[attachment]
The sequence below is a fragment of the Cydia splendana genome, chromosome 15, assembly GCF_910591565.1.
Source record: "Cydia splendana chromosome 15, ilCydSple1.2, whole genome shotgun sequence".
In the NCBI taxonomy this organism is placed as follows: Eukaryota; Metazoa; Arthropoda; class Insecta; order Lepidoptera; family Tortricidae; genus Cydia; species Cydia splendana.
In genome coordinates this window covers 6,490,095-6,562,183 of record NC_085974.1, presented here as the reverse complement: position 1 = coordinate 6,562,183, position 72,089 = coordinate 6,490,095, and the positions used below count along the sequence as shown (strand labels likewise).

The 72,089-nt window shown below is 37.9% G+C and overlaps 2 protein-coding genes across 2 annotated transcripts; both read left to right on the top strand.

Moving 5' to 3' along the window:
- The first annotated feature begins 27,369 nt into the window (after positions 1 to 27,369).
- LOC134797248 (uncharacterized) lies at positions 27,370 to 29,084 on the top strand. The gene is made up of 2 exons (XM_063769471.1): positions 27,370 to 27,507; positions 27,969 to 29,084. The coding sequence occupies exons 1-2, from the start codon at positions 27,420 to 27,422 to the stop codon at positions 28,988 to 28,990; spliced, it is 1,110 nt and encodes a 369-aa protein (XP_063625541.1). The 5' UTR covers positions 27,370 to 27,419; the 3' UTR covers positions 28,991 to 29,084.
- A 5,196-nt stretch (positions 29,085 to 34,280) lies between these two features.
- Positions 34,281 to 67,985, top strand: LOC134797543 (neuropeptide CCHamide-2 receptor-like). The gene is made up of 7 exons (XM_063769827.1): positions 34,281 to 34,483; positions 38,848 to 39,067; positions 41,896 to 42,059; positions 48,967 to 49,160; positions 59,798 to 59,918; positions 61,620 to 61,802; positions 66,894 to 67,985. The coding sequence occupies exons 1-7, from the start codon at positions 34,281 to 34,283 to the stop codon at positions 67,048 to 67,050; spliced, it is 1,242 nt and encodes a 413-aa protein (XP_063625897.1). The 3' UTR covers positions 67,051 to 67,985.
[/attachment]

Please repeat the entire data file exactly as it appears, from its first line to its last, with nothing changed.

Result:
The sequence below is a fragment of the Cydia splendana genome, chromosome 15, assembly GCF_910591565.1.
Source record: "Cydia splendana chromosome 15, ilCydSple1.2, whole genome shotgun sequence".
In the NCBI taxonomy this organism is placed as follows: Eukaryota; Metazoa; Arthropoda; class Insecta; order Lepidoptera; family Tortricidae; genus Cydia; species Cydia splendana.
In genome coordinates this window covers 6,490,095-6,562,183 of record NC_085974.1, presented here as the reverse complement: position 1 = coordinate 6,562,183, position 72,089 = coordinate 6,490,095, and the positions used below count along the sequence as shown (strand labels likewise).

The 72,089-nt window shown below is 37.9% G+C and overlaps 2 protein-coding genes across 2 annotated transcripts; both read left to right on the top strand.

Moving 5' to 3' along the window:
- The first annotated feature begins 27,369 nt into the window (after positions 1 to 27,369).
- LOC134797248 (uncharacterized) lies at positions 27,370 to 29,084 on the top strand. The gene is made up of 2 exons (XM_063769471.1): positions 27,370 to 27,507; positions 27,969 to 29,084. The coding sequence occupies exons 1-2, from the start codon at positions 27,420 to 27,422 to the stop codon at positions 28,988 to 28,990; spliced, it is 1,110 nt and encodes a 369-aa protein (XP_063625541.1). The 5' UTR covers positions 27,370 to 27,419; the 3' UTR covers positions 28,991 to 29,084.
- A 5,196-nt stretch (positions 29,085 to 34,280) lies between these two features.
- Positions 34,281 to 67,985, top strand: LOC134797543 (neuropeptide CCHamide-2 receptor-like). The gene is made up of 7 exons (XM_063769827.1): positions 34,281 to 34,483; positions 38,848 to 39,067; positions 41,896 to 42,059; positions 48,967 to 49,160; positions 59,798 to 59,918; positions 61,620 to 61,802; positions 66,894 to 67,985. The coding sequence occupies exons 1-7, from the start codon at positions 34,281 to 34,283 to the stop codon at positions 67,048 to 67,050; spliced, it is 1,242 nt and encodes a 413-aa protein (XP_063625897.1). The 3' UTR covers positions 67,051 to 67,985.